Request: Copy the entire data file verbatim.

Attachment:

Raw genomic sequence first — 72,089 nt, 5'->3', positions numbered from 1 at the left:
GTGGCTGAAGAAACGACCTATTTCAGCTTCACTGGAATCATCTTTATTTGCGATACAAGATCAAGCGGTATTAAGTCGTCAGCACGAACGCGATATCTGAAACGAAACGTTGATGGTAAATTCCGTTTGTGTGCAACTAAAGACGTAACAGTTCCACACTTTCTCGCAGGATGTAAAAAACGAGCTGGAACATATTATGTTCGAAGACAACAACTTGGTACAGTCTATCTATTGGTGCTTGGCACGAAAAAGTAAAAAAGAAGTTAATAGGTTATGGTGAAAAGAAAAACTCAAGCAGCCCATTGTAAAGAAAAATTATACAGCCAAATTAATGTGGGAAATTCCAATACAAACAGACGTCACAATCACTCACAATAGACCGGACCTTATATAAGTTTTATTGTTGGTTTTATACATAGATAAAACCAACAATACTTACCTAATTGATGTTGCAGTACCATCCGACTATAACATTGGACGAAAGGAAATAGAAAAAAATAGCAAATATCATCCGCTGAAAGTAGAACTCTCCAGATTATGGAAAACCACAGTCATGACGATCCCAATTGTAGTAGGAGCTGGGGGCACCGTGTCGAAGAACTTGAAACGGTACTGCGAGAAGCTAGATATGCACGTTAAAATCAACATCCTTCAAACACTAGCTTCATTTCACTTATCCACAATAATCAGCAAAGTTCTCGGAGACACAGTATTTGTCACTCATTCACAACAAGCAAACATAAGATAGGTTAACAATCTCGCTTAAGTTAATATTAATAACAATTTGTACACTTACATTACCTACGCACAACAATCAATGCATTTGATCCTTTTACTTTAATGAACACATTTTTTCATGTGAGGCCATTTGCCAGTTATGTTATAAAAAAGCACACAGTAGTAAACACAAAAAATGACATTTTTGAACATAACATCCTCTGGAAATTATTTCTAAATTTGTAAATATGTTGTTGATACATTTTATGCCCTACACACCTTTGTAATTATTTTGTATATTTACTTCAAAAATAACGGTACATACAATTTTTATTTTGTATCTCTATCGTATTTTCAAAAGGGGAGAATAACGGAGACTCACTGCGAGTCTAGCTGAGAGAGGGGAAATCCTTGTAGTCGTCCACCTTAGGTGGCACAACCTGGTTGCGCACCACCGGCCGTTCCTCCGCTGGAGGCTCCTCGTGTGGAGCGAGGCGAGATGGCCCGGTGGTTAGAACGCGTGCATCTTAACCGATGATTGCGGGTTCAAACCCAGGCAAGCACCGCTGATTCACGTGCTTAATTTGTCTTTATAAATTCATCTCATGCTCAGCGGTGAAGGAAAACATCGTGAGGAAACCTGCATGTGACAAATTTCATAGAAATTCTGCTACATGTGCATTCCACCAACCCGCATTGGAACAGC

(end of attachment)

Raw genomic sequence first — 72,089 nt, 5'->3', positions numbered from 1 at the left:
GTGGCTGAAGAAACGACCTATTTCAGCTTCACTGGAATCATCTTTATTTGCGATACAAGATCAAGCGGTATTAAGTCGTCAGCACGAACGCGATATCTGAAACGAAACGTTGATGGTAAATTCCGTTTGTGTGCAACTAAAGACGTAACAGTTCCACACTTTCTCGCAGGATGTAAAAAACGAGCTGGAACATATTATGTTCGAAGACAACAACTTGGTACAGTCTATCTATTGGTGCTTGGCACGAAAAAGTAAAAAAGAAGTTAATAGGTTATGGTGAAAAGAAAAACTCAAGCAGCCCATTGTAAAGAAAAATTATACAGCCAAATTAATGTGGGAAATTCCAATACAAACAGACGTCACAATCACTCACAATAGACCGGACCTTATATAAGTTTTATTGTTGGTTTTATACATAGATAAAACCAACAATACTTACCTAATTGATGTTGCAGTACCATCCGACTATAACATTGGACGAAAGGAAATAGAAAAAAATAGCAAATATCATCCGCTGAAAGTAGAACTCTCCAGATTATGGAAAACCACAGTCATGACGATCCCAATTGTAGTAGGAGCTGGGGGCACCGTGTCGAAGAACTTGAAACGGTACTGCGAGAAGCTAGATATGCACGTTAAAATCAACATCCTTCAAACACTAGCTTCATTTCACTTATCCACAATAATCAGCAAAGTTCTCGGAGACACAGTATTTGTCACTCATTCACAACAAGCAAACATAAGATAGGTTAACAATCTCGCTTAAGTTAATATTAATAACAATTTGTACACTTACATTACCTACGCACAACAATCAATGCATTTGATCCTTTTACTTTAATGAACACATTTTTTCATGTGAGGCCATTTGCCAGTTATGTTATAAAAAAGCACACAGTAGTAAACACAAAAAATGACATTTTTGAACATAACATCCTCTGGAAATTATTTCTAAATTTGTAAATATGTTGTTGATACATTTTATGCCCTACACACCTTTGTAATTATTTTGTATATTTACTTCAAAAATAACGGTACATACAATTTTTATTTTGTATCTCTATCGTATTTTCAAAAGGGGAGAATAACGGAGACTCACTGCGAGTCTAGCTGAGAGAGGGGAAATCCTTGTAGTCGTCCACCTTAGGTGGCACAACCTGGTTGCGCACCACCGGCCGTTCCTCCGCTGGAGGCTCCTCGTGTGGAGCGAGGCGAGATGGCCCGGTGGTTAGAACGCGTGCATCTTAACCGATGATTGCGGGTTCAAACCCAGGCAAGCACCGCTGATTCACGTGCTTAATTTGTCTTTATAAATTCATCTCATGCTCAGCGGTGAAGGAAAACATCGTGAGGAAACCTGCATGTGACAAATTTCATAGAAATTCTGCTACATGTGCATTCCACCAACCCGCATTGGAACAGC